Irma La Douce


(out of 5)

The idea here was to reunite the cast and director of The Apartment and create yet another successful masterpiece that would please both critics and audiences. The result was probably favourable to audiences at the time, but forty years down the road it doesn’t look nearly as good as their previous effort. Here, Billy Wilder casts  as a French policeman who is relocated from his original post to the red-light district of Paris, inhabited mostly by prostitutes and their pimps. He gets his career off to a bad start when he arrests a whole slew of hookers and throws them in jail, violating the understanding that the cops in the area have had for so long with the union of pimps that run the place. Later, he meets one very fun and sweet working girl () who charms him so much that he comes up with a scheme to prevent her from seeing other men: he impersonates a wealthy suitor and finds ways to pay her huge sums of money that prevent her from needing to ever see anyone else. Based on the Broadway musical (with all the songs cut out for the film), the flimsy story gets boring very fast and doesn’t sparkle with the kind of wit that one expects from a Wilder film. MacLaine is marvelous, however, and all the scenes that let her do her work (as an actress) are the best.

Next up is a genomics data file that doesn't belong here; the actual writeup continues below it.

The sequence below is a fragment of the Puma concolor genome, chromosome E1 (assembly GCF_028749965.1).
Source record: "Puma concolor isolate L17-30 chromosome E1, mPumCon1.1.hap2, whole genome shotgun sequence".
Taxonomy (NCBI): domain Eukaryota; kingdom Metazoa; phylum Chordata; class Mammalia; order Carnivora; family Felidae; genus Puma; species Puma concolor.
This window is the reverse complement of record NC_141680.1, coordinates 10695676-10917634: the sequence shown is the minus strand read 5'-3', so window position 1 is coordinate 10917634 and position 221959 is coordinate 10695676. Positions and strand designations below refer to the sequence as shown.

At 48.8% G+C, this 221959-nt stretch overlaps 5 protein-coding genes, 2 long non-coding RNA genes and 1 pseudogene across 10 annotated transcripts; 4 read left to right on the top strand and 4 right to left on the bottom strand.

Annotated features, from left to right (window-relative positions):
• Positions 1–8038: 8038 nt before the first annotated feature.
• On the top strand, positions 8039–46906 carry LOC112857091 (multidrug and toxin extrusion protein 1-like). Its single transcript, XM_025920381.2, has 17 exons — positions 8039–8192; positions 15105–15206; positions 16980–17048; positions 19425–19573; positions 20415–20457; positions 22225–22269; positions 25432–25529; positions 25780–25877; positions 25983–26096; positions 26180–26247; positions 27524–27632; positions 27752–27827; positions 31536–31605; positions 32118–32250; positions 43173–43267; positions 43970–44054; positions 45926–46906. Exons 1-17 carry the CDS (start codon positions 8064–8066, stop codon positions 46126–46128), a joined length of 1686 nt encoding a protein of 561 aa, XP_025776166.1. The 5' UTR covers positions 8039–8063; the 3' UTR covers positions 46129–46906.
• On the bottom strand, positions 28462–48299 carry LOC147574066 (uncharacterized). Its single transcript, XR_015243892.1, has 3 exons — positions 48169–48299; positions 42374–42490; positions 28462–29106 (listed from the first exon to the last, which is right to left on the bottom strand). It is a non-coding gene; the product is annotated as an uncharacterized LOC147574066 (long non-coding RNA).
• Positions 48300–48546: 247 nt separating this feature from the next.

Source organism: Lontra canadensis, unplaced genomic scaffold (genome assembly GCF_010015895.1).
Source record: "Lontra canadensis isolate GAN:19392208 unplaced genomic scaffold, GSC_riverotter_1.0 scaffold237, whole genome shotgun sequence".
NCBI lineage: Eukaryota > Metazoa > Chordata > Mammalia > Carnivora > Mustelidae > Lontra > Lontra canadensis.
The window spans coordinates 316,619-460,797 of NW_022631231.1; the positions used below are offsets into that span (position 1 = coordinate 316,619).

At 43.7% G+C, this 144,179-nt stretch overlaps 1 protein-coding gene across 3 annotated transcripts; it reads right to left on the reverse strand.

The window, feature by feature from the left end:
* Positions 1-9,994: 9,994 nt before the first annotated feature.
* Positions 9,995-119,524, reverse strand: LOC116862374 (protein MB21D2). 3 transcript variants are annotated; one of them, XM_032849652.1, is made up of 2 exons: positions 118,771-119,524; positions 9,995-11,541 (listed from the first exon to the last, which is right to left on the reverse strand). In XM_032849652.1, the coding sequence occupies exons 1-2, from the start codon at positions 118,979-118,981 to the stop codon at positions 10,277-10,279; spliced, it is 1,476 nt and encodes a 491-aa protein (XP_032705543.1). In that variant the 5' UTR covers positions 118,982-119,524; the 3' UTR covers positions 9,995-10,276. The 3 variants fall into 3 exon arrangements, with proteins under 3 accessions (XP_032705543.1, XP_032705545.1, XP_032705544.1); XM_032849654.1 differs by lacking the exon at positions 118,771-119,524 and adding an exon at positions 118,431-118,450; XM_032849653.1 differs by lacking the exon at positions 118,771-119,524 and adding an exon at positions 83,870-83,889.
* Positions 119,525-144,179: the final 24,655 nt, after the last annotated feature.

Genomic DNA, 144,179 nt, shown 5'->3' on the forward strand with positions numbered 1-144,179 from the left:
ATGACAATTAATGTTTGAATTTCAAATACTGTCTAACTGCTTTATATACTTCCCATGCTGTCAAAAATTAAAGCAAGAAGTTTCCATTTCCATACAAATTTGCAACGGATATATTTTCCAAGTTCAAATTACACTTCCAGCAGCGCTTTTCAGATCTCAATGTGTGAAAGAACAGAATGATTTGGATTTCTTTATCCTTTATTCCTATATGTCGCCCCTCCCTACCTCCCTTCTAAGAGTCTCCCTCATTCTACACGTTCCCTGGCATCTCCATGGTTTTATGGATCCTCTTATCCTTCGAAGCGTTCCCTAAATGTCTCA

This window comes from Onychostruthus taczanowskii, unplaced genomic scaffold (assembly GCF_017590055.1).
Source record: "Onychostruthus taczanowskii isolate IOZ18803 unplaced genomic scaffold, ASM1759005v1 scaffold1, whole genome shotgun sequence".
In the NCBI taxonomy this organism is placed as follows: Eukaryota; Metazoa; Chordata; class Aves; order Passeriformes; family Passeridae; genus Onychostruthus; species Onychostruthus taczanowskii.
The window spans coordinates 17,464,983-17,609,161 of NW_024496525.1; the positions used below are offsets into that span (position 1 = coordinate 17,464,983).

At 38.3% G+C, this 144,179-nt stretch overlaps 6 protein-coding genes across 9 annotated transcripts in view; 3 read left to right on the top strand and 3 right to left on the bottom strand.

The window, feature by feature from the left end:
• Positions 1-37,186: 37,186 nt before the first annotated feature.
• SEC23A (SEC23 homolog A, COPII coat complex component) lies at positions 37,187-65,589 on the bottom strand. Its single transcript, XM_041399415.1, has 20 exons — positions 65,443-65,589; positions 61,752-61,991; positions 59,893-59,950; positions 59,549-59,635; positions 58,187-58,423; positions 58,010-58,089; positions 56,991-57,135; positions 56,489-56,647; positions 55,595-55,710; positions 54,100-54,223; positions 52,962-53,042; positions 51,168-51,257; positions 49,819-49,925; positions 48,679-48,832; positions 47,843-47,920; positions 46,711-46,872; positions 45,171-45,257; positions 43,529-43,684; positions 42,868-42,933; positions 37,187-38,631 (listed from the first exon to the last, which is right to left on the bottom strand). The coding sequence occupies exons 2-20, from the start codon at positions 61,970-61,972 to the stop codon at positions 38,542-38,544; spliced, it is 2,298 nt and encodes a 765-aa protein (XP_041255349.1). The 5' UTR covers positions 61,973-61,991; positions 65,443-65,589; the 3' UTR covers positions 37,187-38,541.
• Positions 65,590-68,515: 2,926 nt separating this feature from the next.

The Mirisch Corporation, Phalanx Productions

USA, 1963

Directed by Billy Wilder

Screenplay by Billy Wilder, , based on the play by 

Cinematography by 

Produced by , Billy Wilder

Music by

Production Design by

Costume Design by 

Film Editing by

Academy Award
Best Music (Scoring of Music–adaptation or treatment) (Andre Previn)

Best Actress (Shirley MacLaine as “Irma La Douce”)
Best Cinematography (Colour) (Joseph LaShelle)

Golden Globe Award
Best Performance By An Actress in a Motion Picture-Comedy or Musical (Shirley MacLaine)

Best Motion Picture-Comedy or Musical
Best Performance By An Actor in a Motion Picture-Comedy or Musical (Jack Lemmon)



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